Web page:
Cite this article
Pick a style below, and copy the text for your bibliography.

  • MLA
  • Chicago
  • APA

"Sheppard, Paul Howe (1925 – 1996) American Environmental Theorist." Environmental Encyclopedia. . 24 Mar. 2019 <>.

"Sheppard, Paul Howe (1925 – 1996) American Environmental Theorist." Environmental Encyclopedia. . (March 24, 2019).

"Sheppard, Paul Howe (1925 – 1996) American Environmental Theorist." Environmental Encyclopedia. . Retrieved March 24, 2019 from

Learn more about citation styles

Citation styles gives you the ability to cite reference entries and articles according to common styles from the Modern Language Association (MLA), The Chicago Manual of Style, and the American Psychological Association (APA).

Within the “Cite this article” tool, pick a style to see how all available information looks when formatted according to that style. Then, copy and paste the text into your bibliography or works cited list.

Because each style has its own formatting nuances that evolve over time and not all information is available for every reference entry or article, cannot guarantee each citation it generates. Therefore, it’s best to use citations as a starting point before checking the style against your school or publication’s requirements and the most-recent information available at these sites:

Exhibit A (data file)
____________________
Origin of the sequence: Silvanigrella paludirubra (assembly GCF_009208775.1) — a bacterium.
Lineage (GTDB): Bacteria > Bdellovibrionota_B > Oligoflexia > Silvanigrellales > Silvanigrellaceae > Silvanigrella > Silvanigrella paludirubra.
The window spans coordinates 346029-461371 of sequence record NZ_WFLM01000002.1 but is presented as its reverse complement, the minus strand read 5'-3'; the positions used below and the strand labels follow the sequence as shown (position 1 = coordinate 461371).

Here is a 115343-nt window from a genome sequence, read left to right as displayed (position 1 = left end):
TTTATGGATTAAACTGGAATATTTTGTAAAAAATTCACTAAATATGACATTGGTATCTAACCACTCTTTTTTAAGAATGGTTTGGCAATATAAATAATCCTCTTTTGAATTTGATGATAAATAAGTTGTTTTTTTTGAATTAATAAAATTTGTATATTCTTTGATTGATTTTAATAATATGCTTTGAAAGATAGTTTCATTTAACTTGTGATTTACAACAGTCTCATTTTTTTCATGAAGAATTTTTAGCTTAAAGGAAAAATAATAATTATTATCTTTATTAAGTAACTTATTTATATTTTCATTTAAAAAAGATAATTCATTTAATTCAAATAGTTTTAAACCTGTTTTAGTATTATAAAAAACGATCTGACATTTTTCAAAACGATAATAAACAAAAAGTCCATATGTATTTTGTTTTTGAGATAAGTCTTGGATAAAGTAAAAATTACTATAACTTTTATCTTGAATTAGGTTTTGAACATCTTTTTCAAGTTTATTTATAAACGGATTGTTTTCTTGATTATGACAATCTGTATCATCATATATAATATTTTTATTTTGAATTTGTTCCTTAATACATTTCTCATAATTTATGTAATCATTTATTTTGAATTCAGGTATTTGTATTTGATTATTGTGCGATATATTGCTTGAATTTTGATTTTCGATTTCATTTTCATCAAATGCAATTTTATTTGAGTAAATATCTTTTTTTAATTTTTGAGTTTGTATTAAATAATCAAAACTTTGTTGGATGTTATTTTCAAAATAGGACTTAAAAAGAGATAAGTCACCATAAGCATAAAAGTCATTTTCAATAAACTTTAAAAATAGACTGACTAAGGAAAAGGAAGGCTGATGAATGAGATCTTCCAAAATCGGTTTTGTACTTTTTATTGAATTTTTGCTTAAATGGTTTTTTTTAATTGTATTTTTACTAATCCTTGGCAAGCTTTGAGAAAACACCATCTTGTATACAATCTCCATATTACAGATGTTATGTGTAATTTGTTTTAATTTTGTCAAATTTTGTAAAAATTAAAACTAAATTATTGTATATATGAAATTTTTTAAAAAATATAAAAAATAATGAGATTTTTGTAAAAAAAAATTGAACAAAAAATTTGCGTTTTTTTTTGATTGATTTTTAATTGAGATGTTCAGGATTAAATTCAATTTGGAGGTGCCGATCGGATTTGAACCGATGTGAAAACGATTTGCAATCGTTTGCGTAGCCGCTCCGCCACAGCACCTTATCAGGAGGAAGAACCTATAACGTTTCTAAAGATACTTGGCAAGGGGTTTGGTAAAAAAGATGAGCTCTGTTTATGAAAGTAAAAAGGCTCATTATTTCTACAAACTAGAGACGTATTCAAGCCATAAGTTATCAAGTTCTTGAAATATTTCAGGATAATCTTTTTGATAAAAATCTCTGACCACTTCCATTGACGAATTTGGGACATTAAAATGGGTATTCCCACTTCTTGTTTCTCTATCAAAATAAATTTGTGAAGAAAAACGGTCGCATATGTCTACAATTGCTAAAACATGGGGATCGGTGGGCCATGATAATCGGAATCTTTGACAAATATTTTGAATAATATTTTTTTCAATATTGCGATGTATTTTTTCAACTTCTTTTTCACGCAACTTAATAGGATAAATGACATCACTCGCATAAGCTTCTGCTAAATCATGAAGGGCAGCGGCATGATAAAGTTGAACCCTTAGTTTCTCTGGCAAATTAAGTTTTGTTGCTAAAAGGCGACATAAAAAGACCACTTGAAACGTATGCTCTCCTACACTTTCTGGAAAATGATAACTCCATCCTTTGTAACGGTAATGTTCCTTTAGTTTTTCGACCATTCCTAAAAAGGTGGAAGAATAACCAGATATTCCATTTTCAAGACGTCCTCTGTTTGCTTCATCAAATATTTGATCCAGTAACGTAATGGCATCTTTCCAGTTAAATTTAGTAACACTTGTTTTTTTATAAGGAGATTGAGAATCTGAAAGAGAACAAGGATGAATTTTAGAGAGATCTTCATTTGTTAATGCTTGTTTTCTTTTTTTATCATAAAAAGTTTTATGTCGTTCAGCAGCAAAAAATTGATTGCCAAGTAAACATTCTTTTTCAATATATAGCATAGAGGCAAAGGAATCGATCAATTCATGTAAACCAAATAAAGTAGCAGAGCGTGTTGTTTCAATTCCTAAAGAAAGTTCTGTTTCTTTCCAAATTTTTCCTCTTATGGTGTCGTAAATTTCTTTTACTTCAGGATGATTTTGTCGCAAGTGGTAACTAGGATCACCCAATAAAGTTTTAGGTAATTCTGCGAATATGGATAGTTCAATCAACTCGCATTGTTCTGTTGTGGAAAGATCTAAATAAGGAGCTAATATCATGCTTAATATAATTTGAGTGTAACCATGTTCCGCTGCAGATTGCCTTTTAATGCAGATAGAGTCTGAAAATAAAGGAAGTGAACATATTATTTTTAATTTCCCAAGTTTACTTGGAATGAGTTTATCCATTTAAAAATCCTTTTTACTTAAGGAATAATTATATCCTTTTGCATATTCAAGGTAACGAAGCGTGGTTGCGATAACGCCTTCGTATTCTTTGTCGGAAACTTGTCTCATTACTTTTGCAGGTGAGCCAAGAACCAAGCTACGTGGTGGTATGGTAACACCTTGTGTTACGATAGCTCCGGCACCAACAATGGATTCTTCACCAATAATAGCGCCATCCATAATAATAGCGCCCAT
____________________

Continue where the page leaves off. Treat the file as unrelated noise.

Modern Language Association

The Chicago Manual of Style

American Psychological Association

  • Most online reference entries and articles do not have page numbers. Therefore, that information is unavailable for most content. However, the date of retrieval is often important. Refer to each style’s convention regarding the best way to format page numbers and retrieval dates.
  • In addition to the MLA, Chicago, and APA styles, your school, university, publication, or institution may have its own requirements for citations. Therefore, be sure to refer to those guidelines when editing your bibliography or works cited list.